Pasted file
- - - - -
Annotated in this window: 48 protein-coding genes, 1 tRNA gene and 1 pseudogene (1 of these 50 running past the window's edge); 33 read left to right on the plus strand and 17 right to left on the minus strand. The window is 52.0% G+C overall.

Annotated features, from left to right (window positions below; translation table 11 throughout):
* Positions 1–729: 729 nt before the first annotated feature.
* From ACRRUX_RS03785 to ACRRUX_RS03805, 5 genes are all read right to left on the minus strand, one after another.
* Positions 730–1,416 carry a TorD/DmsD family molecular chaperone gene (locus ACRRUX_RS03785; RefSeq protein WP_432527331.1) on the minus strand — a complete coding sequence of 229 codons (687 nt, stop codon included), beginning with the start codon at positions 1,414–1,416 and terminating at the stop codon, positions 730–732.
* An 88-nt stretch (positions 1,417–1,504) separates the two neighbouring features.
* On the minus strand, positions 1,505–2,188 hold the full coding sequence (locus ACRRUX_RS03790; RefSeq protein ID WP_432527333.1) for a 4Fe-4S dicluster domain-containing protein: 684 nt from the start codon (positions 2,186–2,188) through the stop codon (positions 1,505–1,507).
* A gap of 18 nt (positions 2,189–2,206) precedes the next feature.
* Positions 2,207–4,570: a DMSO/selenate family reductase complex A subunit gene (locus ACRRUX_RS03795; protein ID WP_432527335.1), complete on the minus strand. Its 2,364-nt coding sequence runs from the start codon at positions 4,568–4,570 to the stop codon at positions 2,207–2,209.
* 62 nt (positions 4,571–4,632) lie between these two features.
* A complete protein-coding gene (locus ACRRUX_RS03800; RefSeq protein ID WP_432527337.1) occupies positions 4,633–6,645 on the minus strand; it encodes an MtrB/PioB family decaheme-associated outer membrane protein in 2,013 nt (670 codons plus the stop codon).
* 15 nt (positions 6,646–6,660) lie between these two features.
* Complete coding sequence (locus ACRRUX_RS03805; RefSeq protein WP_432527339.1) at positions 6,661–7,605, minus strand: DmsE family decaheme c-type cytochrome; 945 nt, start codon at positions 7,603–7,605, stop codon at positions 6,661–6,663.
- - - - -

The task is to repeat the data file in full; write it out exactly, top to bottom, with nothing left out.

Annotated in this window: 48 protein-coding genes, 1 tRNA gene and 1 pseudogene (1 of these 50 running past the window's edge); 33 read left to right on the plus strand and 17 right to left on the minus strand. The window is 52.0% G+C overall.

Annotated features, from left to right (window positions below; translation table 11 throughout):
* Positions 1–729: 729 nt before the first annotated feature.
* From ACRRUX_RS03785 to ACRRUX_RS03805, 5 genes are all read right to left on the minus strand, one after another.
* Positions 730–1,416 carry a TorD/DmsD family molecular chaperone gene (locus ACRRUX_RS03785; RefSeq protein WP_432527331.1) on the minus strand — a complete coding sequence of 229 codons (687 nt, stop codon included), beginning with the start codon at positions 1,414–1,416 and terminating at the stop codon, positions 730–732.
* An 88-nt stretch (positions 1,417–1,504) separates the two neighbouring features.
* On the minus strand, positions 1,505–2,188 hold the full coding sequence (locus ACRRUX_RS03790; RefSeq protein ID WP_432527333.1) for a 4Fe-4S dicluster domain-containing protein: 684 nt from the start codon (positions 2,186–2,188) through the stop codon (positions 1,505–1,507).
* A gap of 18 nt (positions 2,189–2,206) precedes the next feature.
* Positions 2,207–4,570: a DMSO/selenate family reductase complex A subunit gene (locus ACRRUX_RS03795; protein ID WP_432527335.1), complete on the minus strand. Its 2,364-nt coding sequence runs from the start codon at positions 4,568–4,570 to the stop codon at positions 2,207–2,209.
* 62 nt (positions 4,571–4,632) lie between these two features.
* A complete protein-coding gene (locus ACRRUX_RS03800; RefSeq protein ID WP_432527337.1) occupies positions 4,633–6,645 on the minus strand; it encodes an MtrB/PioB family decaheme-associated outer membrane protein in 2,013 nt (670 codons plus the stop codon).
* 15 nt (positions 6,646–6,660) lie between these two features.
* Complete coding sequence (locus ACRRUX_RS03805; RefSeq protein WP_432527339.1) at positions 6,661–7,605, minus strand: DmsE family decaheme c-type cytochrome; 945 nt, start codon at positions 7,603–7,605, stop codon at positions 6,661–6,663.